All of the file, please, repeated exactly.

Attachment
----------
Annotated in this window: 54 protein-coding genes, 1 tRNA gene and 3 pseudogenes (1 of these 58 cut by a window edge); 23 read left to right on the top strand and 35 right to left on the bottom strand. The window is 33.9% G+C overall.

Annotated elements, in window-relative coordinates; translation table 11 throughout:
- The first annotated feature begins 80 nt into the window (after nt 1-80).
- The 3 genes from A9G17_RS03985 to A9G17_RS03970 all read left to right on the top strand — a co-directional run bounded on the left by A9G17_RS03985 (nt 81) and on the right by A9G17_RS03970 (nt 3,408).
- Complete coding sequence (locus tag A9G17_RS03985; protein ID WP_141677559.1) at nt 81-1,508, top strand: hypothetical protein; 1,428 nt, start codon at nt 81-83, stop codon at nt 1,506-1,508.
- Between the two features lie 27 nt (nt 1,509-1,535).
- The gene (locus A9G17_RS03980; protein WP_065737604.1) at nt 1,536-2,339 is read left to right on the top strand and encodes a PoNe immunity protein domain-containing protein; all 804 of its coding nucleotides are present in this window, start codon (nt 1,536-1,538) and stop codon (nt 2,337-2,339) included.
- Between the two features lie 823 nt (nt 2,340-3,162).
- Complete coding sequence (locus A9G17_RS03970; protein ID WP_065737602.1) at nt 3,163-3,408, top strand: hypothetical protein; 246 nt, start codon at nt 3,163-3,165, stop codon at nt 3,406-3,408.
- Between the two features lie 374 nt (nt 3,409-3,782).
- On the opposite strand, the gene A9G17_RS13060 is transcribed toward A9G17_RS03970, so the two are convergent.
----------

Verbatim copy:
Annotated in this window: 54 protein-coding genes, 1 tRNA gene and 3 pseudogenes (1 of these 58 cut by a window edge); 23 read left to right on the top strand and 35 right to left on the bottom strand. The window is 33.9% G+C overall.

Annotated elements, in window-relative coordinates; translation table 11 throughout:
- The first annotated feature begins 80 nt into the window (after nt 1-80).
- The 3 genes from A9G17_RS03985 to A9G17_RS03970 all read left to right on the top strand — a co-directional run bounded on the left by A9G17_RS03985 (nt 81) and on the right by A9G17_RS03970 (nt 3,408).
- Complete coding sequence (locus tag A9G17_RS03985; protein ID WP_141677559.1) at nt 81-1,508, top strand: hypothetical protein; 1,428 nt, start codon at nt 81-83, stop codon at nt 1,506-1,508.
- Between the two features lie 27 nt (nt 1,509-1,535).
- The gene (locus A9G17_RS03980; protein WP_065737604.1) at nt 1,536-2,339 is read left to right on the top strand and encodes a PoNe immunity protein domain-containing protein; all 804 of its coding nucleotides are present in this window, start codon (nt 1,536-1,538) and stop codon (nt 2,337-2,339) included.
- Between the two features lie 823 nt (nt 2,340-3,162).
- Complete coding sequence (locus A9G17_RS03970; protein ID WP_065737602.1) at nt 3,163-3,408, top strand: hypothetical protein; 246 nt, start codon at nt 3,163-3,165, stop codon at nt 3,406-3,408.
- Between the two features lie 374 nt (nt 3,409-3,782).
- On the opposite strand, the gene A9G17_RS13060 is transcribed toward A9G17_RS03970, so the two are convergent.